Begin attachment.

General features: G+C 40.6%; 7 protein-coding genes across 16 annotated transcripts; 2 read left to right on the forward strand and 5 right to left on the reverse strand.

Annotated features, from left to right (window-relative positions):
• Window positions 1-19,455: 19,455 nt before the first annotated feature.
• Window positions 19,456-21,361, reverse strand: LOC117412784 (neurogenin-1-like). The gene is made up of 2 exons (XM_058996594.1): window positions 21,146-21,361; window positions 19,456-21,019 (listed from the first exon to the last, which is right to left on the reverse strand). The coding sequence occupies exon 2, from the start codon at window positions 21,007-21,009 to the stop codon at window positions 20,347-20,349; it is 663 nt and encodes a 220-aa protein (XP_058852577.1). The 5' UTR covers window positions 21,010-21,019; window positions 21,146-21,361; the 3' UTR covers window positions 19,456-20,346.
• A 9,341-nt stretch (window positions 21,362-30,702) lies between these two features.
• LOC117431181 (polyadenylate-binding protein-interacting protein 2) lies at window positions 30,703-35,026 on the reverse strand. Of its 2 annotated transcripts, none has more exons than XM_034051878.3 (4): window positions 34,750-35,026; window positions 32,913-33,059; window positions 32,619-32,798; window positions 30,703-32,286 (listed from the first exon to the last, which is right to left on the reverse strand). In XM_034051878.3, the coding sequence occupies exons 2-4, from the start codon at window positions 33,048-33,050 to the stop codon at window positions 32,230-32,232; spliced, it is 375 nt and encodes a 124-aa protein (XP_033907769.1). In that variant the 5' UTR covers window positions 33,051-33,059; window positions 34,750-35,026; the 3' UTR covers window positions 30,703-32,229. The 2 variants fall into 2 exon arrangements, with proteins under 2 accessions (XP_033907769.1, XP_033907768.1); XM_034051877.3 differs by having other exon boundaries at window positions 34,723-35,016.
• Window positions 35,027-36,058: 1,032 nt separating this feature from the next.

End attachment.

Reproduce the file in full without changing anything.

General features: G+C 40.6%; 7 protein-coding genes across 16 annotated transcripts; 2 read left to right on the forward strand and 5 right to left on the reverse strand.

Annotated features, from left to right (window-relative positions):
• Window positions 1-19,455: 19,455 nt before the first annotated feature.
• Window positions 19,456-21,361, reverse strand: LOC117412784 (neurogenin-1-like). The gene is made up of 2 exons (XM_058996594.1): window positions 21,146-21,361; window positions 19,456-21,019 (listed from the first exon to the last, which is right to left on the reverse strand). The coding sequence occupies exon 2, from the start codon at window positions 21,007-21,009 to the stop codon at window positions 20,347-20,349; it is 663 nt and encodes a 220-aa protein (XP_058852577.1). The 5' UTR covers window positions 21,010-21,019; window positions 21,146-21,361; the 3' UTR covers window positions 19,456-20,346.
• A 9,341-nt stretch (window positions 21,362-30,702) lies between these two features.
• LOC117431181 (polyadenylate-binding protein-interacting protein 2) lies at window positions 30,703-35,026 on the reverse strand. Of its 2 annotated transcripts, none has more exons than XM_034051878.3 (4): window positions 34,750-35,026; window positions 32,913-33,059; window positions 32,619-32,798; window positions 30,703-32,286 (listed from the first exon to the last, which is right to left on the reverse strand). In XM_034051878.3, the coding sequence occupies exons 2-4, from the start codon at window positions 33,048-33,050 to the stop codon at window positions 32,230-32,232; spliced, it is 375 nt and encodes a 124-aa protein (XP_033907769.1). In that variant the 5' UTR covers window positions 33,051-33,059; window positions 34,750-35,026; the 3' UTR covers window positions 30,703-32,229. The 2 variants fall into 2 exon arrangements, with proteins under 2 accessions (XP_033907769.1, XP_033907768.1); XM_034051877.3 differs by having other exon boundaries at window positions 34,723-35,016.
• Window positions 35,027-36,058: 1,032 nt separating this feature from the next.